Moon Vocabulary Word Search

There are several moons in the universe, but there is only one Moon or Luna. Earth’s satellite holds a place in everyone’s heart and is generally the first astronomical body people want to study. This Moon vocabulary word search introduces 33 glossary terms associated with our closest celestial neighbor.

Moon Vocabulary Word Search

This word search fits on a standard  8.5″ x 11″ sheet of paper and scales down nicely to A4 paper. Use the provided PDF link for best results in printing.

Download links: [Word Search Image] | [Word Search PDF]

If you need a little help finding one or all of the vocabulary terms, take a peek at the solved version of the puzzle.

Download links: [Solution Image] | [Solution PDF]

Word searches are a load of fun. Be sure to check out our other science-related word search puzzles.

Moon Vocabulary Glossary

These are the vocabulary terms found in the Moon Word Search.

Albedo: A measure of how bright an object is or how much sunlight it reflects.

Apogee: Point of the Moon’s orbit when it is farthest from Earth.

Basalt: Volcanic rock found on the Earth and Moon formed by rapidly cooling lava.

Conjunction: The time when at least two celestial bodies appear closest in the sky.

Crater: A depression formed by the impact of a meteor.

Crescent: When the Moon appears as a thin, curved slice just before or after a New Moon.

Earthshine: Sunlight reflected back toward the Moon from Earth.

Ephemeris: Astronomical text that lists the position of celestial bodies at a given time.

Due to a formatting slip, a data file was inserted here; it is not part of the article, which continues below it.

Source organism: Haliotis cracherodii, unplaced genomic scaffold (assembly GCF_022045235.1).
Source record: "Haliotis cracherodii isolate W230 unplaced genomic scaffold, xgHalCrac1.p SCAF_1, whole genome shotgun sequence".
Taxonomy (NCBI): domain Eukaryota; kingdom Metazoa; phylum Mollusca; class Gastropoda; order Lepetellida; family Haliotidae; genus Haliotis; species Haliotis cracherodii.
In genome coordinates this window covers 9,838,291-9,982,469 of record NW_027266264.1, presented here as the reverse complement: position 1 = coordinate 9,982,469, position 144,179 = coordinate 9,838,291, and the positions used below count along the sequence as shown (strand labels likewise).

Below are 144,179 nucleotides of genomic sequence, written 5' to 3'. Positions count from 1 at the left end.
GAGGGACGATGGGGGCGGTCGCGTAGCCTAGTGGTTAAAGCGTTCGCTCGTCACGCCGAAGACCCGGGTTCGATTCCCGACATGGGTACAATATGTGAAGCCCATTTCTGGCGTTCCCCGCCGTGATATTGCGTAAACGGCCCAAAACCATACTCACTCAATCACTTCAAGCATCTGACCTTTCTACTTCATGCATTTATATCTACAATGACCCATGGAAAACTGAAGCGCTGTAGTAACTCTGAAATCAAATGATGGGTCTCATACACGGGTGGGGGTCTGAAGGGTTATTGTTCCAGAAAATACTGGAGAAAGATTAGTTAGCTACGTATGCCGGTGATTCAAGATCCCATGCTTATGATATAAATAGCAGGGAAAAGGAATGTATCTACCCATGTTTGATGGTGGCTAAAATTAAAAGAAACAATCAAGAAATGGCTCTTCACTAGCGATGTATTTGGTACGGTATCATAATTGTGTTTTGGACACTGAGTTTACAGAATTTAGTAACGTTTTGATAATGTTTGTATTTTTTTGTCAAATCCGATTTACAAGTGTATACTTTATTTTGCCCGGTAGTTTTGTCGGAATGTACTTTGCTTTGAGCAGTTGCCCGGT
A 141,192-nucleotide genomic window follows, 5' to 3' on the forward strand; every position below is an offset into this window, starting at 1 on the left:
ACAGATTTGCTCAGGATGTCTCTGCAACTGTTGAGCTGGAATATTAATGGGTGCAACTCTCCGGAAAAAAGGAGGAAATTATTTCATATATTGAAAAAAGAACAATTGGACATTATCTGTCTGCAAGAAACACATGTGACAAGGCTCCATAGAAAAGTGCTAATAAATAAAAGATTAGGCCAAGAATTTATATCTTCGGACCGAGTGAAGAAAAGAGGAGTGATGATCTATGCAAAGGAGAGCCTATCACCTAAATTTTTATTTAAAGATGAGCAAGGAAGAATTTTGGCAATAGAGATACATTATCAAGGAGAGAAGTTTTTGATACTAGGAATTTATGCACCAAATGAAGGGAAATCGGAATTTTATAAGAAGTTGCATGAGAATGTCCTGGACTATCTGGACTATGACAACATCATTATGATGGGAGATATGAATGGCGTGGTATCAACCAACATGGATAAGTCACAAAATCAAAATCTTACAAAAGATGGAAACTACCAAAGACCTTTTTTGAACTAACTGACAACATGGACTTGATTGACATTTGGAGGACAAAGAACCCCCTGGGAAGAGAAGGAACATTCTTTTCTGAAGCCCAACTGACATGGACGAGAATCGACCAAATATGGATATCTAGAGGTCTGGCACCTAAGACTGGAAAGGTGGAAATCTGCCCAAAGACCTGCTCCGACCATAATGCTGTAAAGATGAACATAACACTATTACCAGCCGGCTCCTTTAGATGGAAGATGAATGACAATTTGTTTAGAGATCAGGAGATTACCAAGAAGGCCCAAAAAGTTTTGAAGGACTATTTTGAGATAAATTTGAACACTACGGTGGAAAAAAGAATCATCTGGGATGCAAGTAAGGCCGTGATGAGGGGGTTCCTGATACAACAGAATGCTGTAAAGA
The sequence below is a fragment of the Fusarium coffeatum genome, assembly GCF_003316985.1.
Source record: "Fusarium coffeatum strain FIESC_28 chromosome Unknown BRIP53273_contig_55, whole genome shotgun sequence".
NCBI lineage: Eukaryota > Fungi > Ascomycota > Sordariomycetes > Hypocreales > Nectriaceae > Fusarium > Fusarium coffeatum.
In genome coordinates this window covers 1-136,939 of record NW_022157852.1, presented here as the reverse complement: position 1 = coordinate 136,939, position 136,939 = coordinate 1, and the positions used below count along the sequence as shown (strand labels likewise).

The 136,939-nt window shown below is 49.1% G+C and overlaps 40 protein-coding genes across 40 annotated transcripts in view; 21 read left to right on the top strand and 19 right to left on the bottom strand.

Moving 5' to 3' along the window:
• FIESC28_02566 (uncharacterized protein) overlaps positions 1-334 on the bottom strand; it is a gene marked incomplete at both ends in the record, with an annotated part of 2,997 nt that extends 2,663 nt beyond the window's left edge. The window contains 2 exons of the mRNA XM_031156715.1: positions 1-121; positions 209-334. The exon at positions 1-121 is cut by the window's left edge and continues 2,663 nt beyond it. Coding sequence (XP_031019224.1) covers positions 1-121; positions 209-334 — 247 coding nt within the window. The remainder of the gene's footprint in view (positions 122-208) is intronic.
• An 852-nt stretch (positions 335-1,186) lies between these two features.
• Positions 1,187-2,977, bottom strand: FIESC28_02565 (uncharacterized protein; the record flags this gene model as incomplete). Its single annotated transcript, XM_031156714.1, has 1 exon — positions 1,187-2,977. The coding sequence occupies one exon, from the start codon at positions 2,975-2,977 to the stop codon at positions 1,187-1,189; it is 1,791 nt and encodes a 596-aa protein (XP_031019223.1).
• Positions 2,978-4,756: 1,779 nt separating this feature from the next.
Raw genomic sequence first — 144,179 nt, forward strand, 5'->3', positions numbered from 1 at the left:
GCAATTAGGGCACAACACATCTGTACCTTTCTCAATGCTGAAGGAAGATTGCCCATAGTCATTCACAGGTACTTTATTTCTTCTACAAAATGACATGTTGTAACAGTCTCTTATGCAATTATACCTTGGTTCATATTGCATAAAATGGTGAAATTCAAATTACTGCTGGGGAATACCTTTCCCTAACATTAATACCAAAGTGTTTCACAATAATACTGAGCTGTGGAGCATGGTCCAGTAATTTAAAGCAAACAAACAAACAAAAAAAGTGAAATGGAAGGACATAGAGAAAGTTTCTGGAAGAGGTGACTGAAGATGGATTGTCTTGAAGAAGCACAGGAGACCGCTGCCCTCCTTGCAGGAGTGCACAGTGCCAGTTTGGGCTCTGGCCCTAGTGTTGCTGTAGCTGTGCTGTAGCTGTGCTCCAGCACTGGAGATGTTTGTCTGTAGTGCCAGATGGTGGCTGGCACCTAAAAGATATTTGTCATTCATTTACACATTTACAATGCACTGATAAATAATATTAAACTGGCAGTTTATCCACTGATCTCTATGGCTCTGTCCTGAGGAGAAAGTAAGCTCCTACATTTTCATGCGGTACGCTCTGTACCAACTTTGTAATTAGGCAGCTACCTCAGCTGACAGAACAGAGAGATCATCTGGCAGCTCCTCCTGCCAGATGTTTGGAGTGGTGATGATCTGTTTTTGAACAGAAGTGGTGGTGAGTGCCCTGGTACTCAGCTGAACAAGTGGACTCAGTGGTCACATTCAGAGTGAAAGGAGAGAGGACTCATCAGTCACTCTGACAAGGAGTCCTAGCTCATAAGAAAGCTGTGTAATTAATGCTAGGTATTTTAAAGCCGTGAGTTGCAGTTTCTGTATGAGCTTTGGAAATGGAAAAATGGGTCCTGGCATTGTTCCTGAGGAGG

Far Side: The side of the Moon that is not visible from Earth.

First Quarter: When the right half of the Moon is illuminated.

Full: When the entire Moon is illuminated by the Sun.

Gibbous: Phase of the Moon after First Quarter and after Full Moon when the Moon is nearly full.

Lacus: Portions of the Moon’s surface that look like lakes.

Librations: Rocking motion of the Moon as it orbits the Earth.

Limb: Outer edge of celestial body.

Lunar Rays: Lines on the surface from mass ejected by a meteor impact.

Magnitude: The brightness of a celestial object. The lower the number, the brighter the object.

Mare: A plain of basalt on the Moon formed by now-extinct volcanoes.

New Moon: When the Moon is on the same side of Earth as the Sun, so it isn’t visible in the sky.

Palus: Lunar feature that resembles a dark plain or swamp.

Perigee: The point where the Moon’s orbit is closest to the Earth.

Phases: The different illumination of the Moon depending on its position relative to the Earth and Sun.

Last Quarter: When the left half of the Moon is illuminated.

Lunar Eclipse: When the full Moon enters Earth’s shadow.

Opposition: When the Moon or a planet is on the opposite side of the sky as the Sun.

Penumbra: Shadow cast by a celestial object that only blocks part of the light.

Rille: Groove in the lunar surface that resembles a canyon.

Satellite: An object that orbits a celestial body, like the Moon orbits the Earth.

Selenography: Study of the topology and features of the Moon.

Tektites: Natural glass found on the Earth and Moon created by meteor impacts.

Terminator: The line between day and night that can be seen during the phases of the Moon.

Tides: Rising and falling of ocean levels on Earth from the gravitational forces of the Sun and Moon.

Umbra: Shadow cast by a celestial object that blocks illumination.